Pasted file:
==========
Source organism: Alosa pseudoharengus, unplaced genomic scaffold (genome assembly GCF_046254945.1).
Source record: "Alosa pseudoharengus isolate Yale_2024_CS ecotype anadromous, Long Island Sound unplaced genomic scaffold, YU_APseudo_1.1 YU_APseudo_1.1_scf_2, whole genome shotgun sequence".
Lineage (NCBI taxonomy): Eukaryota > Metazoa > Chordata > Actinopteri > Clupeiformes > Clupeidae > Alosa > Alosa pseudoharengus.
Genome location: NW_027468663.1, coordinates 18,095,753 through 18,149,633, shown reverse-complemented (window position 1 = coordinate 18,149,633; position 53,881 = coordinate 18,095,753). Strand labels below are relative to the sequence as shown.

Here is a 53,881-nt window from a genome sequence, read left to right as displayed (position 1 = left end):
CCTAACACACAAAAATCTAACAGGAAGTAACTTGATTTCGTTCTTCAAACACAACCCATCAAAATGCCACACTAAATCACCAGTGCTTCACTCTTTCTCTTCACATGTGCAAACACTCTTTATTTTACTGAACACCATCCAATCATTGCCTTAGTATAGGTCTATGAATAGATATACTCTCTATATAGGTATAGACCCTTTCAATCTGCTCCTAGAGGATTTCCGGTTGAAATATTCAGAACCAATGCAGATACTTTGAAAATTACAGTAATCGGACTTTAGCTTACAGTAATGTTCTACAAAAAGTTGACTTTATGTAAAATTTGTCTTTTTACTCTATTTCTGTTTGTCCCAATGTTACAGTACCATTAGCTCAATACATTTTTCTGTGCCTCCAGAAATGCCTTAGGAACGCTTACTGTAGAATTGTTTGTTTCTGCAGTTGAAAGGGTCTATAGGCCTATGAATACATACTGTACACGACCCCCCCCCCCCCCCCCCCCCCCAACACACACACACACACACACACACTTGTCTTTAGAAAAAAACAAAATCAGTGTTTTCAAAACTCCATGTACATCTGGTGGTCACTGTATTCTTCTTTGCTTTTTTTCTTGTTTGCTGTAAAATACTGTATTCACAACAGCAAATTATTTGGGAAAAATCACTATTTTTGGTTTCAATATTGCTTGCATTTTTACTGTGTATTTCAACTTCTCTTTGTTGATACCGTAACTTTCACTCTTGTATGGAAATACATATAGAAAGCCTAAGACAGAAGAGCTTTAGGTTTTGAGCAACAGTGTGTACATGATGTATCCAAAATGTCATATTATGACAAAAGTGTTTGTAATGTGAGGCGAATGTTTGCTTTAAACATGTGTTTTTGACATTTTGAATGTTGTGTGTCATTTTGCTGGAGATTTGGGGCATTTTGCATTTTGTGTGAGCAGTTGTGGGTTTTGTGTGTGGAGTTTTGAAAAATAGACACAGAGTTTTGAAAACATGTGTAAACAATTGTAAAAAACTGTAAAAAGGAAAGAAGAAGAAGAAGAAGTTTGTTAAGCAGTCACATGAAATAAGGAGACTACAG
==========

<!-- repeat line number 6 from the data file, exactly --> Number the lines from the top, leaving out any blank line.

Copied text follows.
CCTAACACACAAAAATCTAACAGGAAGTAACTTGATTTCGTTCTTCAAACACAACCCATCAAAATGCCACACTAAATCACCAGTGCTTCACTCTTTCTCTTCACATGTGCAAACACTCTTTATTTTACTGAACACCATCCAATCATTGCCTTAGTATAGGTCTATGAATAGATATACTCTCTATATAGGTATAGACCCTTTCAATCTGCTCCTAGAGGATTTCCGGTTGAAATATTCAGAACCAATGCAGATACTTTGAAAATTACAGTAATCGGACTTTAGCTTACAGTAATGTTCTACAAAAAGTTGACTTTATGTAAAATTTGTCTTTTTACTCTATTTCTGTTTGTCCCAATGTTACAGTACCATTAGCTCAATACATTTTTCTGTGCCTCCAGAAATGCCTTAGGAACGCTTACTGTAGAATTGTTTGTTTCTGCAGTTGAAAGGGTCTATAGGCCTATGAATACATACTGTACACGACCCCCCCCCCCCCCCCCCCCCCCAACACACACACACACACACACACACTTGTCTTTAGAAAAAAACAAAATCAGTGTTTTCAAAACTCCATGTACATCTGGTGGTCACTGTATTCTTCTTTGCTTTTTTTCTTGTTTGCTGTAAAATACTGTATTCACAACAGCAAATTATTTGGGAAAAATCACTATTTTTGGTTTCAATATTGCTTGCATTTTTACTGTGTATTTCAACTTCTCTTTGTTGATACCGTAACTTTCACTCTTGTATGGAAATACATATAGAAAGCCTAAGACAGAAGAGCTTTAGGTTTTGAGCAACAGTGTGTACATGATGTATCCAAAATGTCATATTATGACAAAAGTGTTTGTAATGTGAGGCGAATGTTTGCTTTAAACATGTGTTTTTGACATTTTGAATGTTGTGTGTCATTTTGCTGGAGATTTGGGGCATTTTGCATTTTGTGTGAGCAGTTGTGGGTTTTGTGTGTGGAGTTTTGAAAAATAGACACAGAGTTTTGAAAACATGTGTAAACAATTGTAAAAAACTGTAAAAAGGAAAGAAGAAGAAGAAGAAGTTTGTTAAGCAGTCACATGAAATAAGGAGACTACAG